Angel S, Frederiksen KN. Challenges in achieving patient participation: a review of how patient participation is addressed in empirical studies. Int J Nurs Stud. 2015;52(9):1525–38.
Gallivan J, Burns KK, Bellows M, Eigenseher C. The many faces of patient engagement. J Participatory Med. 2012;4:e32.
Jahandideh S, Kendall E, Low-Choy S, Donald K, Jayasinghe R. The process of patient engagement in cardiac rehabilitation: a model-centric systematic review. Behav Chang. 2018;35(4):182–202.
Moher D, Liberati A, Tetzlaff J, Altman DG, Group P. Preferred reporting items for systematic reviews and meta-analyses: the PRISMA statement. PLoSmed. 2009;6(7):e1000097.
Simpson DD, Joe GW. A longitudinal evaluation of treatment engagement and recovery stages. J Subst Abus Treat. 2004;27(2):89–97.
Lizardi D, Stanley B. Treatment engagement: a neglected aspect in the psychiatric care of suicidal patients. Psychiatr Serv. 2010;61(12):1183–91.
Yatchmenoff DK. Measuring client engagement from the client ‘s perspective in nonvoluntary child protective services. Res Soc Work Pract. 2005;15(2):84–96.
Fund TIM. World economic and financial surveys- world economic outlook database - WEO groups and aggregate Information. 2011. www.imf.org/external/pubs/ft/weo/2011/02/weodata/groups.htm.World
Joanna Briggs Institute. System for the unified management, assessment and review of information, software for the systematic review of literature (JBI SUMARI). Retrieved from http://joannabriggs.org/. 2018.
Munn Z, Porritt K, Lockwood C, Aromataris E, Pearson A. Establishing confidence in the output of qualitative resarch synthesis:the ConQual approach. BMC Med Res Methodol. 2014;14(108):1–7.
Frohmader TJ, Lin F, Chaboyer WP. Nurse mentor perceptions in the delivery of a home-based cardiac rehabilitation program to support patients living in rural areas: an interpretive study. Nurse Educ Pract. 2017;24:77–83.
Frohmader TJ, Lin F, Chaboyer WP. Structures, processes and outcomes of the Aussie heart guide program: a nurse mentor supported, home based cardiac rehabilitation program for rural patients with acute coronary syndrome. Australian Crit Care. 2018;31(2):93–100.
Heery S, Gibson I, Dunne D, Flaherty G. The role of public health nurses in risk factor modification within a high-risk cardiovascular disease population in Ireland - a qualitative analysis. Eur J Cardiovasc Nurs. 2018;18(7):584–92.
Westland H, Koop Y, Schröder CD, Schuurmans MJ, Slabbers P, Trappenburg JC, et al. Nurses’ perceptions towards the delivery and feasibility of a behaviour change intervention to enhance physical activity in patients at risk for cardiovascular disease in primary care: a qualitative study. BMC Fam Pract. 2018;19(1):194.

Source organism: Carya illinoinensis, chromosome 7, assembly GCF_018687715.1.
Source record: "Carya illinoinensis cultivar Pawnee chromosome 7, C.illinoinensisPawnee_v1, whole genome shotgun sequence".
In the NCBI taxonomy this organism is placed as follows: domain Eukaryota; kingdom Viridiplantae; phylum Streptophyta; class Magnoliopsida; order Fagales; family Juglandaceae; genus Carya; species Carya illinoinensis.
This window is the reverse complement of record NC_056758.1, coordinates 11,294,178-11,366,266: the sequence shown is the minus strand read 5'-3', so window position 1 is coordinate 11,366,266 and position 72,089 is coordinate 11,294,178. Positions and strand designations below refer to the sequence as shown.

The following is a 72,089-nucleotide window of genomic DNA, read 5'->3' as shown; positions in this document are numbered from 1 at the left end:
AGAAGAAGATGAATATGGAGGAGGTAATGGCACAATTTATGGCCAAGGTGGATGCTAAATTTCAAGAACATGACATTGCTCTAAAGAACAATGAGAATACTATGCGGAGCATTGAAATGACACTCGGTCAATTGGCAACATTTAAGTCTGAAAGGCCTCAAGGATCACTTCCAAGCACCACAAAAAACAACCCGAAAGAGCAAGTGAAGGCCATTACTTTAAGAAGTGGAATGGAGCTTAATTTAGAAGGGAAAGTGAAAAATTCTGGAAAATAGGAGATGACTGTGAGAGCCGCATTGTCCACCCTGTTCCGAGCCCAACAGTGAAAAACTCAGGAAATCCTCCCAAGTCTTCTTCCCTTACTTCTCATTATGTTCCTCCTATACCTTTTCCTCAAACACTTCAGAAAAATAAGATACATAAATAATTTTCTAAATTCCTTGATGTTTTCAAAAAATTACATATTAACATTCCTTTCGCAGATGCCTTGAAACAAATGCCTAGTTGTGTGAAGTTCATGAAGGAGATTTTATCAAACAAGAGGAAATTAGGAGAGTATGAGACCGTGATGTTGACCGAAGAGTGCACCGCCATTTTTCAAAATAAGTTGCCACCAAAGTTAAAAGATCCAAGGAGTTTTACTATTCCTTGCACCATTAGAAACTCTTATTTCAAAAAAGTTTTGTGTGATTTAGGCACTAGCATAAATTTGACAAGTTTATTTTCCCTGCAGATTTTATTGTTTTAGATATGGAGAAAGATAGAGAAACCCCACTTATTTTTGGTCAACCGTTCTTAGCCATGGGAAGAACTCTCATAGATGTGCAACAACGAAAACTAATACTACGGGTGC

Wright FL, Wiles RA, Moher M. Patients’ and practice nurses’ perceptions of secondary preventive care for established ischaemic heart disease: a qualitative study. J Clin Nurs. 2001;10(2):180–8.
Hallberg I, Ranerup A, Bengtsson U, Kjellgren K. Experiences, expectations and challenges of an interactive mobile phone-based system to support self-management of hypertension: patients’ and professionals’ perspectives. Patient Preference Adherence. 2018;12:467–76.
Rashidi A, Kaistha P, Whithead L, Robinson S. Factors that influence adherence to treatment plans among people living with cardiovascular disease: a review of published qualitative research studies. Int J Nurs Stud. 2020;110(103727):1–37.
Lau-Walker M, Landy A, Murrells T. Personalised discharge care planning for postmyocardial infarction patients through the use of the personalised patient education protocol – implementing theory into practice. J Clin Nurs. 2016;25(9–10):1292–300.
Traywick LS, Schoenberg NE. Determinants of exercise among older female heart attack survivors. J Appl Gerontol. 2008;27(1):52–77.
Martin LR, Williams SL, Haskard KB, DiMatteo R. The challenge of patient adherence. Ther Clin Risk Manag. 2005;1(3):189–99.
Ryan RM, Lynch MF, Vansteenkiste M, Deci EL. Motivation and autonomy in counseling, psychotherapy, and behavior change: a look at theory and practice. Couns Psychol. 2011;32(9):193–260.
Thorup CB, Grønkjær M, Spindler H, Andreasen JJ, Hansen J, Dinesen BI, et al. Pedometer use and self-determined motivation for walking in a cardiac telerehabilitation program: a qualitative study. BMC Sports Sci Med Rehabil. 2016;8(1):1–13.
Vos CD, Li X, Vlaenderen IV, Saka O, Dendale P, Eyssen M, et al. Participatingor not in a cardiac rehaqbilitation programme: factors influencing a patients decision. Eur J Prev Cardiol. 2013;20(2):341–8.
The authors would like to thank Lisa Webb for her support in the construction of the search strategies.
Ethics approval and consent to participate
The review was approved by the Edith Cowan University Human Research Ethics Committee (2019–00306).
Consent for publication
The authors declare that they have no competing interest.
Springer Nature remains neutral with regard to jurisdictional claims in published maps and institutional affiliations.
About this article
Cite this article
Rashidi, A., Whitehead, L. & Kaistha, P. Nurses’ perceptions of factors influencing treatment engagement among patients with cardiovascular diseases: a systematic review. BMC Nurs 20, 251 (2021). https://doi.org/10.1186/s12912-021-00765-2
- ‘Cardiovascular rehabilitation’
- ‘Treatment activation’
- ‘Treatment engagement’
- ‘Treatment participation’
- ‘Cardiovascular disease’
- ‘Qualitative study’